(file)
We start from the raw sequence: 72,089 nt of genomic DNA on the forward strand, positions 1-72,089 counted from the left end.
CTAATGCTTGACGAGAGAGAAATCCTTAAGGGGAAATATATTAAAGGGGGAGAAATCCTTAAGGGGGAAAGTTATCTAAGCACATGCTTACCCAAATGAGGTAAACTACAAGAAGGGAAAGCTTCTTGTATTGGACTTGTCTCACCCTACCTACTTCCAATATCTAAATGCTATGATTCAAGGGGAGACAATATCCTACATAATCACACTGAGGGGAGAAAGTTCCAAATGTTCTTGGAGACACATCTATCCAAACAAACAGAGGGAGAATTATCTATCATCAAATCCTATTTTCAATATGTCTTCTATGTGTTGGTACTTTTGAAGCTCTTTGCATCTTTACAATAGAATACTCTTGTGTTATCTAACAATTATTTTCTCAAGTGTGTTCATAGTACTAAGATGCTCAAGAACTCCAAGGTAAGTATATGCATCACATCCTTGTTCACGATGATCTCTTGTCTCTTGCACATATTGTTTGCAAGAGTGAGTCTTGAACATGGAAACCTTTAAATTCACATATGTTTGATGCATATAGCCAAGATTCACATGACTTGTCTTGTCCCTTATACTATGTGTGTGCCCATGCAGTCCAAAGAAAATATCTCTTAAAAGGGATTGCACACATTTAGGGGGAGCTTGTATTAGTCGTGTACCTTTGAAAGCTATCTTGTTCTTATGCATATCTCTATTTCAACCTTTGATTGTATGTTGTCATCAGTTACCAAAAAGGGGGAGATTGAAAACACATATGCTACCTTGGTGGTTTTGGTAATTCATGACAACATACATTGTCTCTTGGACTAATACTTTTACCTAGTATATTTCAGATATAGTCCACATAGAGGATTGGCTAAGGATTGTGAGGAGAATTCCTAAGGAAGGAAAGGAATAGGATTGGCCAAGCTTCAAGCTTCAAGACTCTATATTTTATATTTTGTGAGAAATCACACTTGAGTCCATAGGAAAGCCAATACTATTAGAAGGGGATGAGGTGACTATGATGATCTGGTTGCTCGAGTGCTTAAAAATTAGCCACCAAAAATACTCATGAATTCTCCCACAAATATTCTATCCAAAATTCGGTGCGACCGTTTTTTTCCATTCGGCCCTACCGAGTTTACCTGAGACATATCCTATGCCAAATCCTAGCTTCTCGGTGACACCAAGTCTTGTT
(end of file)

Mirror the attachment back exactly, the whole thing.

We start from the raw sequence: 72,089 nt of genomic DNA on the forward strand, positions 1-72,089 counted from the left end.
CTAATGCTTGACGAGAGAGAAATCCTTAAGGGGAAATATATTAAAGGGGGAGAAATCCTTAAGGGGGAAAGTTATCTAAGCACATGCTTACCCAAATGAGGTAAACTACAAGAAGGGAAAGCTTCTTGTATTGGACTTGTCTCACCCTACCTACTTCCAATATCTAAATGCTATGATTCAAGGGGAGACAATATCCTACATAATCACACTGAGGGGAGAAAGTTCCAAATGTTCTTGGAGACACATCTATCCAAACAAACAGAGGGAGAATTATCTATCATCAAATCCTATTTTCAATATGTCTTCTATGTGTTGGTACTTTTGAAGCTCTTTGCATCTTTACAATAGAATACTCTTGTGTTATCTAACAATTATTTTCTCAAGTGTGTTCATAGTACTAAGATGCTCAAGAACTCCAAGGTAAGTATATGCATCACATCCTTGTTCACGATGATCTCTTGTCTCTTGCACATATTGTTTGCAAGAGTGAGTCTTGAACATGGAAACCTTTAAATTCACATATGTTTGATGCATATAGCCAAGATTCACATGACTTGTCTTGTCCCTTATACTATGTGTGTGCCCATGCAGTCCAAAGAAAATATCTCTTAAAAGGGATTGCACACATTTAGGGGGAGCTTGTATTAGTCGTGTACCTTTGAAAGCTATCTTGTTCTTATGCATATCTCTATTTCAACCTTTGATTGTATGTTGTCATCAGTTACCAAAAAGGGGGAGATTGAAAACACATATGCTACCTTGGTGGTTTTGGTAATTCATGACAACATACATTGTCTCTTGGACTAATACTTTTACCTAGTATATTTCAGATATAGTCCACATAGAGGATTGGCTAAGGATTGTGAGGAGAATTCCTAAGGAAGGAAAGGAATAGGATTGGCCAAGCTTCAAGCTTCAAGACTCTATATTTTATATTTTGTGAGAAATCACACTTGAGTCCATAGGAAAGCCAATACTATTAGAAGGGGATGAGGTGACTATGATGATCTGGTTGCTCGAGTGCTTAAAAATTAGCCACCAAAAATACTCATGAATTCTCCCACAAATATTCTATCCAAAATTCGGTGCGACCGTTTTTTTCCATTCGGCCCTACCGAGTTTACCTGAGACATATCCTATGCCAAATCCTAGCTTCTCGGTGACACCAAGTCTTGTT